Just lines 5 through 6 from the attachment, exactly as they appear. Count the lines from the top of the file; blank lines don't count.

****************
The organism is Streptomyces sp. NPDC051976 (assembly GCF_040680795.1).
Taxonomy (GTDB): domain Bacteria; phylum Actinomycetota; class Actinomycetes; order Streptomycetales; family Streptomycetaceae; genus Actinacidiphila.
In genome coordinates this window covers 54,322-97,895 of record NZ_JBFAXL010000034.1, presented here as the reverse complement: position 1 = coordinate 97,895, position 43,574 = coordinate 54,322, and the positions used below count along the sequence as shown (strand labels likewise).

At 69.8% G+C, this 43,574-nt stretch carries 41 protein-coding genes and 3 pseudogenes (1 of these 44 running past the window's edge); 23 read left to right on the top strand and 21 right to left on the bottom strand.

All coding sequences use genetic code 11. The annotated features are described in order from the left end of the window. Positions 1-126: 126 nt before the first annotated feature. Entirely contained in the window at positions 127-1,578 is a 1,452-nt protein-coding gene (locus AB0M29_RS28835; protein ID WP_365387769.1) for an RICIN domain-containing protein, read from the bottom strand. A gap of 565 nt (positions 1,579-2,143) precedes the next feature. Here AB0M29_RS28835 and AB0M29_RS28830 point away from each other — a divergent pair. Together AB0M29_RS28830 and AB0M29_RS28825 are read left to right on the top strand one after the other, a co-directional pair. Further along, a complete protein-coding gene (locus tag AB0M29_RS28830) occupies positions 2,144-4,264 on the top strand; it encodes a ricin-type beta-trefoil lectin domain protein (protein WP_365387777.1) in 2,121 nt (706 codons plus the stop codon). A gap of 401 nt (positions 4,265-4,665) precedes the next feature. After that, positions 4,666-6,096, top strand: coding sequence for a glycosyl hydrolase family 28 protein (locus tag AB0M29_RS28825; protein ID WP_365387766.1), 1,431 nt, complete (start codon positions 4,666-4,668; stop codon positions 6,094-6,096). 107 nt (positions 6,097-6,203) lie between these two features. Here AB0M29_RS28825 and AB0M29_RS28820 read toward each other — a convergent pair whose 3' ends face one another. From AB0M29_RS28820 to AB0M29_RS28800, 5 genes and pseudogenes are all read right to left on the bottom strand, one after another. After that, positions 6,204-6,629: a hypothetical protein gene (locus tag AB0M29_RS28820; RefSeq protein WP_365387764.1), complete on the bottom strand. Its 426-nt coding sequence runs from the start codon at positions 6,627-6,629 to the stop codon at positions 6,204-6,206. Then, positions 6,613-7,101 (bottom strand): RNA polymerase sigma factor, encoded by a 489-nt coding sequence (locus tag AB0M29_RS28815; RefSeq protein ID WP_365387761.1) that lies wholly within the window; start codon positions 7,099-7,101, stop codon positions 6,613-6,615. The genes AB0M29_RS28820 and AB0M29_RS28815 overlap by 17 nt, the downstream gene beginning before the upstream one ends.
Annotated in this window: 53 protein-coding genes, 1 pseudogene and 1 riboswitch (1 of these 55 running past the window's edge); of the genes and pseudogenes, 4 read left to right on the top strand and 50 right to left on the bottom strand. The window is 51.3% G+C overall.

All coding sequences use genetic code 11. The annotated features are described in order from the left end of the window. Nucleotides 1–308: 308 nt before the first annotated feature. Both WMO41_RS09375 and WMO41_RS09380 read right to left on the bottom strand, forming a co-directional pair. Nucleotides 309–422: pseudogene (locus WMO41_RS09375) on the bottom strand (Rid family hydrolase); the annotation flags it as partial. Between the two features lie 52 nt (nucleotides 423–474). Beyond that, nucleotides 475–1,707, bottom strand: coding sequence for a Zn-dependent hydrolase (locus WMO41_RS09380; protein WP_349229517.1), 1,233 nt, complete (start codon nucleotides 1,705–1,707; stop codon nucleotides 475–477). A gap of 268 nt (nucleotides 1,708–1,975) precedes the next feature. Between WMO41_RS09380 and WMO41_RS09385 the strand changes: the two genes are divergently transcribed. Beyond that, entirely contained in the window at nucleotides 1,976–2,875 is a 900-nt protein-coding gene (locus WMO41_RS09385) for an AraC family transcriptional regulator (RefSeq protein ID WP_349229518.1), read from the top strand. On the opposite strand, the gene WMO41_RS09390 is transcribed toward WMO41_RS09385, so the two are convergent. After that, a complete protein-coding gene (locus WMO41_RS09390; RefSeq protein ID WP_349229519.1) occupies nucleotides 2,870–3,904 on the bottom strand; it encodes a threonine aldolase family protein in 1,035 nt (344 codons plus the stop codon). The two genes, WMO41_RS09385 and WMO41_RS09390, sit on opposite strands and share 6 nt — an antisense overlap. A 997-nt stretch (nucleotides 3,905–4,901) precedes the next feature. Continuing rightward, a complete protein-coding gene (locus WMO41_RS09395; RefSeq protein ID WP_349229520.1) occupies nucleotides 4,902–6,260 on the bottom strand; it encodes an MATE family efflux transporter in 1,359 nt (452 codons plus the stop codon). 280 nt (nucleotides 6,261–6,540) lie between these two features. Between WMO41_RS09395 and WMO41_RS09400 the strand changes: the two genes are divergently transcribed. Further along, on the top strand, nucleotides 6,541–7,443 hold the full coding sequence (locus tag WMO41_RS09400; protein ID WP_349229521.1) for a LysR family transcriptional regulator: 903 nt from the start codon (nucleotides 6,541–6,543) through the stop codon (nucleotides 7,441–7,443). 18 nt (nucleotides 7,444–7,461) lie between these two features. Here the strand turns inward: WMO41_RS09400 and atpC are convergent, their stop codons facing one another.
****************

All coding sequences use genetic code 11. The annotated features are described in order from the left end of the window. Positions 1-126: 126 nt before the first annotated feature. Entirely contained in the window at positions 127-1,578 is a 1,452-nt protein-coding gene (locus AB0M29_RS28835; protein ID WP_365387769.1) for an RICIN domain-containing protein, read from the bottom strand. A gap of 565 nt (positions 1,579-2,143) precedes the next feature. Here AB0M29_RS28835 and AB0M29_RS28830 point away from each other — a divergent pair. Together AB0M29_RS28830 and AB0M29_RS28825 are read left to right on the top strand one after the other, a co-directional pair. Further along, a complete protein-coding gene (locus tag AB0M29_RS28830) occupies positions 2,144-4,264 on the top strand; it encodes a ricin-type beta-trefoil lectin domain protein (protein WP_365387777.1) in 2,121 nt (706 codons plus the stop codon). A gap of 401 nt (positions 4,265-4,665) precedes the next feature. After that, positions 4,666-6,096, top strand: coding sequence for a glycosyl hydrolase family 28 protein (locus tag AB0M29_RS28825; protein ID WP_365387766.1), 1,431 nt, complete (start codon positions 4,666-4,668; stop codon positions 6,094-6,096). 107 nt (positions 6,097-6,203) lie between these two features. Here AB0M29_RS28825 and AB0M29_RS28820 read toward each other — a convergent pair whose 3' ends face one another. From AB0M29_RS28820 to AB0M29_RS28800, 5 genes and pseudogenes are all read right to left on the bottom strand, one after another. After that, positions 6,204-6,629: a hypothetical protein gene (locus tag AB0M29_RS28820; RefSeq protein WP_365387764.1), complete on the bottom strand. Its 426-nt coding sequence runs from the start codon at positions 6,627-6,629 to the stop codon at positions 6,204-6,206. Then, positions 6,613-7,101 (bottom strand): RNA polymerase sigma factor, encoded by a 489-nt coding sequence (locus tag AB0M29_RS28815; RefSeq protein ID WP_365387761.1) that lies wholly within the window; start codon positions 7,099-7,101, stop codon positions 6,613-6,615. The genes AB0M29_RS28820 and AB0M29_RS28815 overlap by 17 nt, the downstream gene beginning before the upstream one ends.
Annotated in this window: 53 protein-coding genes, 1 pseudogene and 1 riboswitch (1 of these 55 running past the window's edge); of the genes and pseudogenes, 4 read left to right on the top strand and 50 right to left on the bottom strand. The window is 51.3% G+C overall.